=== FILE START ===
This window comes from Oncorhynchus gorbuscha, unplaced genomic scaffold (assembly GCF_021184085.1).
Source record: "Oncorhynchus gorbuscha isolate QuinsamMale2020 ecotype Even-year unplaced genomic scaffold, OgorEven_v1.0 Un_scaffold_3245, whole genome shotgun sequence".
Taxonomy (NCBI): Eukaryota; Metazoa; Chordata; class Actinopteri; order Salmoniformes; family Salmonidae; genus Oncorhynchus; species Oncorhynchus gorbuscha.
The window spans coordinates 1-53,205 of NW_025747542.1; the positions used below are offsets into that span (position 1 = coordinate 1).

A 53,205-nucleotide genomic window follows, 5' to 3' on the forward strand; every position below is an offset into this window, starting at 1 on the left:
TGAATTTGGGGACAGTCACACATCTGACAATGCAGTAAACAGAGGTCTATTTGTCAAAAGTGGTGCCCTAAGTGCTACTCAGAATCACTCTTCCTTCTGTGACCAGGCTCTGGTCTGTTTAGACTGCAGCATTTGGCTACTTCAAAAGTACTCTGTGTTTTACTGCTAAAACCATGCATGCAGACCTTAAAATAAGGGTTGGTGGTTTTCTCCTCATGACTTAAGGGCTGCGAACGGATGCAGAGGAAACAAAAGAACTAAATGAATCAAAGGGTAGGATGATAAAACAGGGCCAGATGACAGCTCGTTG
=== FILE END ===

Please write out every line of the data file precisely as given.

This window comes from Oncorhynchus gorbuscha, unplaced genomic scaffold (assembly GCF_021184085.1).
Source record: "Oncorhynchus gorbuscha isolate QuinsamMale2020 ecotype Even-year unplaced genomic scaffold, OgorEven_v1.0 Un_scaffold_3245, whole genome shotgun sequence".
Taxonomy (NCBI): Eukaryota; Metazoa; Chordata; class Actinopteri; order Salmoniformes; family Salmonidae; genus Oncorhynchus; species Oncorhynchus gorbuscha.
The window spans coordinates 1-53,205 of NW_025747542.1; the positions used below are offsets into that span (position 1 = coordinate 1).

A 53,205-nucleotide genomic window follows, 5' to 3' on the forward strand; every position below is an offset into this window, starting at 1 on the left:
TGAATTTGGGGACAGTCACACATCTGACAATGCAGTAAACAGAGGTCTATTTGTCAAAAGTGGTGCCCTAAGTGCTACTCAGAATCACTCTTCCTTCTGTGACCAGGCTCTGGTCTGTTTAGACTGCAGCATTTGGCTACTTCAAAAGTACTCTGTGTTTTACTGCTAAAACCATGCATGCAGACCTTAAAATAAGGGTTGGTGGTTTTCTCCTCATGACTTAAGGGCTGCGAACGGATGCAGAGGAAACAAAAGAACTAAATGAATCAAAGGGTAGGATGATAAAACAGGGCCAGATGACAGCTCGTTG